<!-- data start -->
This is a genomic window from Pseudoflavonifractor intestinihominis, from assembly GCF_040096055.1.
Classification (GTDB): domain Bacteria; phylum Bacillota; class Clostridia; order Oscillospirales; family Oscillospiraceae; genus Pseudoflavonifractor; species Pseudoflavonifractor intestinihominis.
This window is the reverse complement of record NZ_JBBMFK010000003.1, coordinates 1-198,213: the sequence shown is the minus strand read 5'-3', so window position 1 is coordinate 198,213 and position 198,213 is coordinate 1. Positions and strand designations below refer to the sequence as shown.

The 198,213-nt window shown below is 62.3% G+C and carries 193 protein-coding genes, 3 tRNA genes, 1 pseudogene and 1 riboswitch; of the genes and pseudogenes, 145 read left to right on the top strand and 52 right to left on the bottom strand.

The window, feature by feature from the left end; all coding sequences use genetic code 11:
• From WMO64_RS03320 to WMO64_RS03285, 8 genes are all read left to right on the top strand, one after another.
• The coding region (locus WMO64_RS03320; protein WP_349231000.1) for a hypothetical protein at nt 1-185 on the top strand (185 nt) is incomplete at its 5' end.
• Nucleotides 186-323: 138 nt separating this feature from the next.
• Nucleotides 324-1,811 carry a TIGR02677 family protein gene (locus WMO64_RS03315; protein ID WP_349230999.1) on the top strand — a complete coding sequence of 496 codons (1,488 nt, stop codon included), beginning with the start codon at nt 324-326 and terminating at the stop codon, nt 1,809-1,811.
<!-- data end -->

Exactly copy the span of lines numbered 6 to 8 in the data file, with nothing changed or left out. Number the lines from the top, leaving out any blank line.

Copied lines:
• From WMO64_RS03320 to WMO64_RS03285, 8 genes are all read left to right on the top strand, one after another.
• The coding region (locus WMO64_RS03320; protein WP_349231000.1) for a hypothetical protein at nt 1-185 on the top strand (185 nt) is incomplete at its 5' end.
• Nucleotides 186-323: 138 nt separating this feature from the next.